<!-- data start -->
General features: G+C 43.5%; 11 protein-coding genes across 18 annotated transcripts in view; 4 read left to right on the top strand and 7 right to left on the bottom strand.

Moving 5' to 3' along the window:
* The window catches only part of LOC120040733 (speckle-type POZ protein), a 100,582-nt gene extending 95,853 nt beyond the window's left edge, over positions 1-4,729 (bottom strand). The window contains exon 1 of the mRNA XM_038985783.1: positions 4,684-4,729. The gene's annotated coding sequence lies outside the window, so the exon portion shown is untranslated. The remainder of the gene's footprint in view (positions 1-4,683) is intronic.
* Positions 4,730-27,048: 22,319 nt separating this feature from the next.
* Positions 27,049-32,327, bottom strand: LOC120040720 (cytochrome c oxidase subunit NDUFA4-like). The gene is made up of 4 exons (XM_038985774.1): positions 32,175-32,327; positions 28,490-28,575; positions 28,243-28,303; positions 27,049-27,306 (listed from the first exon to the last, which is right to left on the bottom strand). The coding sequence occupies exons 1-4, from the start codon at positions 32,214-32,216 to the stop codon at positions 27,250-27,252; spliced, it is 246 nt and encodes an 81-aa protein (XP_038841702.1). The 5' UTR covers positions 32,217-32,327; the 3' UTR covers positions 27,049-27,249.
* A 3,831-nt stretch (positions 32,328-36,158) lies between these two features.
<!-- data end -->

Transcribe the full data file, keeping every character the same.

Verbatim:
General features: G+C 43.5%; 11 protein-coding genes across 18 annotated transcripts in view; 4 read left to right on the top strand and 7 right to left on the bottom strand.

Moving 5' to 3' along the window:
* The window catches only part of LOC120040733 (speckle-type POZ protein), a 100,582-nt gene extending 95,853 nt beyond the window's left edge, over positions 1-4,729 (bottom strand). The window contains exon 1 of the mRNA XM_038985783.1: positions 4,684-4,729. The gene's annotated coding sequence lies outside the window, so the exon portion shown is untranslated. The remainder of the gene's footprint in view (positions 1-4,683) is intronic.
* Positions 4,730-27,048: 22,319 nt separating this feature from the next.
* Positions 27,049-32,327, bottom strand: LOC120040720 (cytochrome c oxidase subunit NDUFA4-like). The gene is made up of 4 exons (XM_038985774.1): positions 32,175-32,327; positions 28,490-28,575; positions 28,243-28,303; positions 27,049-27,306 (listed from the first exon to the last, which is right to left on the bottom strand). The coding sequence occupies exons 1-4, from the start codon at positions 32,214-32,216 to the stop codon at positions 27,250-27,252; spliced, it is 246 nt and encodes an 81-aa protein (XP_038841702.1). The 5' UTR covers positions 32,217-32,327; the 3' UTR covers positions 27,049-27,249.
* A 3,831-nt stretch (positions 32,328-36,158) lies between these two features.